What he is saying in effect is, Peter there is no special merit in being first in the field. To be earliest in the field confers no exclusive right to special blessings. It is true you are one of the apostles, and I have called you for the service of the Lord as one of the apostles, but because you are one of the apostles do not think that you have special rewards. Rewards are based upon fidelity not upon opportunity, primarily. Fidelity is the important thing, and it is just possible that the first in our eyes shall be like the last, and the last shall be like the first.

In other words, when fidelity is the issue, there may be equality even though others have been in the field first. Now I think that is the lesson because the parable that follows teaches that very thing, that it is possible for workers who come into the work at the eleventh hour to receive the same award as those who have labored all day long.

Now you can see that this parable has to do with rewards and Christian service. It does not have to do with salvation and Christian life. That is, it does not tell us how to posses Christian life; that comes when we acknowledge our own sin see the Lord Jesus as the one who has offered the atoning sacrifice and rely upon what he has done for us for everlasting relationship to the Lord. It comes when we believe on the Lord Jesus Christ, but when we come to life or service and rewards, then there are some other things that we need to keep in mind, and we are going to see that just as we are saved in sovereign grace, so rewards are by sovereign grace.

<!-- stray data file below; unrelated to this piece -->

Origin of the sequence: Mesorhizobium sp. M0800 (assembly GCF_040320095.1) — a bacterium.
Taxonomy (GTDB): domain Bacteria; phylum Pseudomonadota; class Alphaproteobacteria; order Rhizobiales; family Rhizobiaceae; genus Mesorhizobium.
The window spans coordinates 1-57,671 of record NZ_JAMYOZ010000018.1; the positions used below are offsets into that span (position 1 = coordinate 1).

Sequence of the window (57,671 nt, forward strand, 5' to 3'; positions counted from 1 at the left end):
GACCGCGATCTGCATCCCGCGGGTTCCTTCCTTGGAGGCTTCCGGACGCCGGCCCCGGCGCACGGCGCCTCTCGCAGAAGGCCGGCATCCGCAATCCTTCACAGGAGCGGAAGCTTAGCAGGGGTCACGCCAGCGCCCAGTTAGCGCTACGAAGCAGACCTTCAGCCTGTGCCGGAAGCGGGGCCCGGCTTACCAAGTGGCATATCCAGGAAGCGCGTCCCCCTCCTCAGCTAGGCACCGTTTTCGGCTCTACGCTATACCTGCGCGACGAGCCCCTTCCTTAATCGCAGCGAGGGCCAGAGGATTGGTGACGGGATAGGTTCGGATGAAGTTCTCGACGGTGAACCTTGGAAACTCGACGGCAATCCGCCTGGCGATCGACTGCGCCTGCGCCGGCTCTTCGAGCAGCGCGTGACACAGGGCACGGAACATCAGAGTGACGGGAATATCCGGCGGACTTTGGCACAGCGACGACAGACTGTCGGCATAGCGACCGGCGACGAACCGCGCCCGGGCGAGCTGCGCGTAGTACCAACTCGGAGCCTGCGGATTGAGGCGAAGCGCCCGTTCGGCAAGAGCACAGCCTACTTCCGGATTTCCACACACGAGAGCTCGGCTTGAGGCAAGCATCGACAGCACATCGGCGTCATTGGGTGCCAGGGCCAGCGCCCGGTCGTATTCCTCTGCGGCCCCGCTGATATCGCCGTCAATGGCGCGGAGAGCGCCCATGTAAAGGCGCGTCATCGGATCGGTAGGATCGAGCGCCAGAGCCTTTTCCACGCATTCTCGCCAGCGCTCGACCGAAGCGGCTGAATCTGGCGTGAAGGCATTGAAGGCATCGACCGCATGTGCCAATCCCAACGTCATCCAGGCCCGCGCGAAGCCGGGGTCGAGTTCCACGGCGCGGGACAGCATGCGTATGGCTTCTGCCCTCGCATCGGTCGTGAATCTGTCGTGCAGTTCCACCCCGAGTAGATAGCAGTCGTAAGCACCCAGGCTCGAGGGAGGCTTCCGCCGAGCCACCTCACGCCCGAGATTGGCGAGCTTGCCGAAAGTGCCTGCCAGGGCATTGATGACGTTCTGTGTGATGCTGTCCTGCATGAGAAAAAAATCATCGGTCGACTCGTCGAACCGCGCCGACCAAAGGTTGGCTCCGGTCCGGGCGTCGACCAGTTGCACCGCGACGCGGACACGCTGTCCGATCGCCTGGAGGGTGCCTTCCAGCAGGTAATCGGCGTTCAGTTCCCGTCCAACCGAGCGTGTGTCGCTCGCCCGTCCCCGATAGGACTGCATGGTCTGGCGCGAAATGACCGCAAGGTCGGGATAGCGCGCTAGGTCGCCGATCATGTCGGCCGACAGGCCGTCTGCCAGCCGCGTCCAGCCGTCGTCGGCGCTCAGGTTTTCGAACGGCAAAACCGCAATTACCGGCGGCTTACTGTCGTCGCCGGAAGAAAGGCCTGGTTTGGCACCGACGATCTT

Now that is the occasion for the story that follows. For the kingdom of heaven is like a man who is a householder who out early in the morning to hire laborers into his vineyard. This little parable is a parable in four parts, and it illustrates how the first may be last and how the last may be as the first. Now we don’t have time to talk about the details of it, and as a matter of fact, we have in another chapter or so a parable of another householder in which it becomes important to pay attention to the nature of the householder, the nature of the vineyard, and what the service is, but we will drop that.

Of course as we look on to the reality, the householder stands for God, the sovereign God who owns all. The vineyard pertains to the kingdom of the heaven, and service within that kingdom, and we can leave it at that for our purposes today.